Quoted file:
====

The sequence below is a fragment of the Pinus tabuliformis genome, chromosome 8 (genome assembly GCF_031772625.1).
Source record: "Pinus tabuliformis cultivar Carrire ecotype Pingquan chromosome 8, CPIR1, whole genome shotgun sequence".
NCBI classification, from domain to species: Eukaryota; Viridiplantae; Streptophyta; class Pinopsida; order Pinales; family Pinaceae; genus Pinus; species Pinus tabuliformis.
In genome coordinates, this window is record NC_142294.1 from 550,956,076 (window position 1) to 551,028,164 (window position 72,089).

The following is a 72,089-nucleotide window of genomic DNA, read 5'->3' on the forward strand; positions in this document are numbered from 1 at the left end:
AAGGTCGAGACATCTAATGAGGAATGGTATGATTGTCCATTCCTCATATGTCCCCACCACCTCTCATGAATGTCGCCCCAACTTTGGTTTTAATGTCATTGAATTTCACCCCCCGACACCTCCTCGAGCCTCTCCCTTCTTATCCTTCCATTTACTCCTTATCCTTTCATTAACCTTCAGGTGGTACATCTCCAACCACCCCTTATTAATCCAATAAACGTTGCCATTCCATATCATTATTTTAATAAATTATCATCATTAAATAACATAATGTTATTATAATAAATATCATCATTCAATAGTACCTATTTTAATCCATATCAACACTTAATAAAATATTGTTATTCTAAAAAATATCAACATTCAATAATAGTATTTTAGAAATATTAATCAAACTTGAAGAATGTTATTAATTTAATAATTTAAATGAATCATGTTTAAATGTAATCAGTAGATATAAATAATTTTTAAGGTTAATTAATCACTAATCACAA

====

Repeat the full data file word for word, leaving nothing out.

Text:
The sequence below is a fragment of the Pinus tabuliformis genome, chromosome 8 (genome assembly GCF_031772625.1).
Source record: "Pinus tabuliformis cultivar Carrire ecotype Pingquan chromosome 8, CPIR1, whole genome shotgun sequence".
NCBI classification, from domain to species: Eukaryota; Viridiplantae; Streptophyta; class Pinopsida; order Pinales; family Pinaceae; genus Pinus; species Pinus tabuliformis.
In genome coordinates, this window is record NC_142294.1 from 550,956,076 (window position 1) to 551,028,164 (window position 72,089).

The following is a 72,089-nucleotide window of genomic DNA, read 5'->3' on the forward strand; positions in this document are numbered from 1 at the left end:
AAGGTCGAGACATCTAATGAGGAATGGTATGATTGTCCATTCCTCATATGTCCCCACCACCTCTCATGAATGTCGCCCCAACTTTGGTTTTAATGTCATTGAATTTCACCCCCCGACACCTCCTCGAGCCTCTCCCTTCTTATCCTTCCATTTACTCCTTATCCTTTCATTAACCTTCAGGTGGTACATCTCCAACCACCCCTTATTAATCCAATAAACGTTGCCATTCCATATCATTATTTTAATAAATTATCATCATTAAATAACATAATGTTATTATAATAAATATCATCATTCAATAGTACCTATTTTAATCCATATCAACACTTAATAAAATATTGTTATTCTAAAAAATATCAACATTCAATAATAGTATTTTAGAAATATTAATCAAACTTGAAGAATGTTATTAATTTAATAATTTAAATGAATCATGTTTAAATGTAATCAGTAGATATAAATAATTTTTAAGGTTAATTAATCACTAATCACAA